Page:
“I knew the story I wanted to tell—antisemitism as an explanatory system that allows cultures to defend themselves against threat or place blame when they feel they have failed and are not where they should be,” says Jaffee. “Antisemitism doesn’t make its home in any one political or cultural system. It is used by the right, the left, pagans, and Christians.”

To make his point, Jaffee has students research and compare antisemitic websites from ideologically opposed points of view, analyzing how each uses antisemitism for its own purposes. He also has students compare antisemitism from different periods of history. “I’m in comparative religion,” he says with a shrug. “I like to compare things. This is comparing hate.”

Why have so many groups focused their fear and hatred on the Jewish people? Beyond the enduring negative messages introduced in early Christianity, there is the role of the Jewish people as perennial outsiders in Western culture. “In Europe, for example, Jews were a politically difficult question when the continent secularized,” explains Jaffee. “The Jewish community was a separate culture that belonged nowhere.”

A more recent phenomenon has been the rise in antisemitism in the Islamic world. “Islam has no tradition of antisemitism,” explains Jaffee. “Modern Islam, trying to figure out why it lost to the west, has borrowed antisemitic ideologies of the west as part of its effort to explain Islam’s misfortunes. In a sense, part of becoming ‘modern’ in the Islamic world is incorporating antisemitism into one’s larger cultural system.”

The course also covers American White Supremicist ideologies. These offer a uniquely American combination of anti-semitism and racism into a single ideological formula.
To prepare for the course, Jaffee did historical research but also had to stomach visits to hundreds of antisemitic websites. “There are thousands of sites,” he says. “Some are well done, others are obviously lunatics. It could be a whole life’s work to look at this.”

But not his life’s work. Although Jaffee hopes to teach the course again, he is glad that the course lasts only ten weeks, given the subject matter. “If it went on for a whole year, I couldn’t sustain that,” he says.

 

School of Art Adds Sand Point Studios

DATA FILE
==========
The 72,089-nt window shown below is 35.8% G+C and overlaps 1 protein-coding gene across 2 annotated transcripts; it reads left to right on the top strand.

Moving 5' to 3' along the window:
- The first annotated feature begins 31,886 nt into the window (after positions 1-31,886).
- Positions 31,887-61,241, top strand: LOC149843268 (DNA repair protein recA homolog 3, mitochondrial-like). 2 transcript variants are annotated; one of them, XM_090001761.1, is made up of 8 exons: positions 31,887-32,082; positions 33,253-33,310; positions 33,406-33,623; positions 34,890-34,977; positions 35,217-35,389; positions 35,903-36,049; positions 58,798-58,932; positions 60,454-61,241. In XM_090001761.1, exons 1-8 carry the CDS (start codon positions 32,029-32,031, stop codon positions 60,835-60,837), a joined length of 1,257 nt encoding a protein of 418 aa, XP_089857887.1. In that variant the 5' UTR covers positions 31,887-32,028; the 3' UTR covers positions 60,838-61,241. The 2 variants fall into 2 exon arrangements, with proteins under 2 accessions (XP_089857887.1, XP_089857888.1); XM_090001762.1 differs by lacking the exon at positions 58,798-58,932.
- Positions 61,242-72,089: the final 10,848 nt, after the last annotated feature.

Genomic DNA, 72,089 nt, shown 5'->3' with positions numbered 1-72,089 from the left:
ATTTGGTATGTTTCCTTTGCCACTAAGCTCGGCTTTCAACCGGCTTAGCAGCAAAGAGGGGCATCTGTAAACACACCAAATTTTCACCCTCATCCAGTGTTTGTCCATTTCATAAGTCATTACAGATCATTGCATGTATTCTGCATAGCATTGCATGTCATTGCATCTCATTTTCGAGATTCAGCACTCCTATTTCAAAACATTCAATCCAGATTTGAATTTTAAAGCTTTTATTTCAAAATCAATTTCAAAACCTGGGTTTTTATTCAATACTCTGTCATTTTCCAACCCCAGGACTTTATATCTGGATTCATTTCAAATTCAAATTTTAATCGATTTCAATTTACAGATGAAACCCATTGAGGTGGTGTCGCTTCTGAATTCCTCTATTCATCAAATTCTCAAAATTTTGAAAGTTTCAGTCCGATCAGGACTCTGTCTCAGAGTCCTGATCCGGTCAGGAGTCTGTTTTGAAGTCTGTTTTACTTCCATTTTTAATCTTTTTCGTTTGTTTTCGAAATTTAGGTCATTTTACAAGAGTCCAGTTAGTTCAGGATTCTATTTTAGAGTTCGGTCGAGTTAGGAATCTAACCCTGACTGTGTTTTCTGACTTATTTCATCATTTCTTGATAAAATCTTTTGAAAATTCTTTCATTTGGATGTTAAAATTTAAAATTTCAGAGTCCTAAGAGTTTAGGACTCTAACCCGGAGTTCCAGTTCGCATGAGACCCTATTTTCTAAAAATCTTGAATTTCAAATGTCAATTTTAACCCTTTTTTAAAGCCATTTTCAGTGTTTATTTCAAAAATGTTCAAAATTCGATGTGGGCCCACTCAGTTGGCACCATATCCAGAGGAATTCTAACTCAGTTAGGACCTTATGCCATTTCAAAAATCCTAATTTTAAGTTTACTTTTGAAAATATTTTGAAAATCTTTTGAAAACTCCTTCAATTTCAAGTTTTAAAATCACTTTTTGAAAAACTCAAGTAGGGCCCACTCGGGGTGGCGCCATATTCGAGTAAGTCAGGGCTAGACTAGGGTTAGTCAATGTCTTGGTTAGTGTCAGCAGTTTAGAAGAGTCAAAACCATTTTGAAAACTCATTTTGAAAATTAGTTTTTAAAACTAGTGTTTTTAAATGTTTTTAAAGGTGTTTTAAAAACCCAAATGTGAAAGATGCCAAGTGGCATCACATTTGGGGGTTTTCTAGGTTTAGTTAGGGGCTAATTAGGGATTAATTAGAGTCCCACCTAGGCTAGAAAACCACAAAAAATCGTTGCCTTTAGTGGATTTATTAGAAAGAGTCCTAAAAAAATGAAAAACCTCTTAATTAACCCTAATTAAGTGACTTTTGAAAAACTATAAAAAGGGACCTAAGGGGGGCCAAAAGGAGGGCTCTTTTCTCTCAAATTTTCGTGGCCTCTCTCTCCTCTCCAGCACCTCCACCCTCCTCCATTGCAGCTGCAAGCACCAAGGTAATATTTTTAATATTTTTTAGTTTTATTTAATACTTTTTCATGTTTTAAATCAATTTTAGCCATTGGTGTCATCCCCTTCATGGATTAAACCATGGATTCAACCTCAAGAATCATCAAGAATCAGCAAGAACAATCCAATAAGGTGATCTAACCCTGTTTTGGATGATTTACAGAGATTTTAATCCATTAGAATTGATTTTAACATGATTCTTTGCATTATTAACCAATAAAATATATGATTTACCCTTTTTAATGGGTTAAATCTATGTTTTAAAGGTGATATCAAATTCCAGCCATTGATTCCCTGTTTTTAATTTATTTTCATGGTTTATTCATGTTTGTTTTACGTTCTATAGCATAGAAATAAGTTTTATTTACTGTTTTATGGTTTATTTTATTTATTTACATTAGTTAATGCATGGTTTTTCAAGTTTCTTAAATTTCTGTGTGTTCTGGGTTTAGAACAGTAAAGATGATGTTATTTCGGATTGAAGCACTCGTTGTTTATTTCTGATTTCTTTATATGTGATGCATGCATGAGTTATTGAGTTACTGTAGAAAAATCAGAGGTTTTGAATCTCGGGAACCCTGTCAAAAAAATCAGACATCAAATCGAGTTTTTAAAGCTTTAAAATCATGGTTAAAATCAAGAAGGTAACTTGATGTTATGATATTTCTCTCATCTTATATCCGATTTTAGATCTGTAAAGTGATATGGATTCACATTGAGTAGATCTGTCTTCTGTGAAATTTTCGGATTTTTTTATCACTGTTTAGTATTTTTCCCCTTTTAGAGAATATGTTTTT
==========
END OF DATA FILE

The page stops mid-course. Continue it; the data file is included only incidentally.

After years without studio space for faculty and graduate students, the School of Art now has a new studio facility. Located in Building 5 of the former Sand Point naval base, the 15,000 square- foot studio facility officially opened on February 12.

 
At an open house on February 12, the School of Art celebrated its new studio facility at Sand Point. Photo by Christopher Ozubko..
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The project has been in the works since 1997, says Christopher Ozubko, director of the School of Art. “One of the driving forces was to provide research space for faculty,” he says. “Many institutions, when they hire art faculty, provide a studio as part of the package. It can make a difference in recruiting.”

Without such space, many art faculty must work in garages or rented space, often with poor lighting and air circulation. The Sand Point facility is designed with artists’ needs in mind, with skylights ensuring good natural light, an air circulation upgrade, and the necessary exhaust fans for protection from hazardous art materials.

The building includes 10 faculty studio spaces and 12 graduate studio spaces, plus a wood shop, a large seminar room, several administrative offices, and a 2,000 square- foot gallery space for exhibitions, critiques, seminars, and lectures.

“The location is quiet and introspective,” says Ozubko. “It’s the perfect climate for creating art.”

 

New Holm Center for Northwest Coast Art

 
 
Bill Holm. Photo by Kathy Sauber.

In the field of Northwest Coast Native art history, Bill Holm is renowned for his pioneering efforts. A professor emeritus of art history and curator emeritus of Northwest Coast Indian Art at the Burke Museum of Natural History and Culture, Holm established the UW’s Ph.D. program in Northwest Coast art history and has written eight books, including Northwest Coast Indian Art: An Analysis of Form (1965), a seminal book in the field.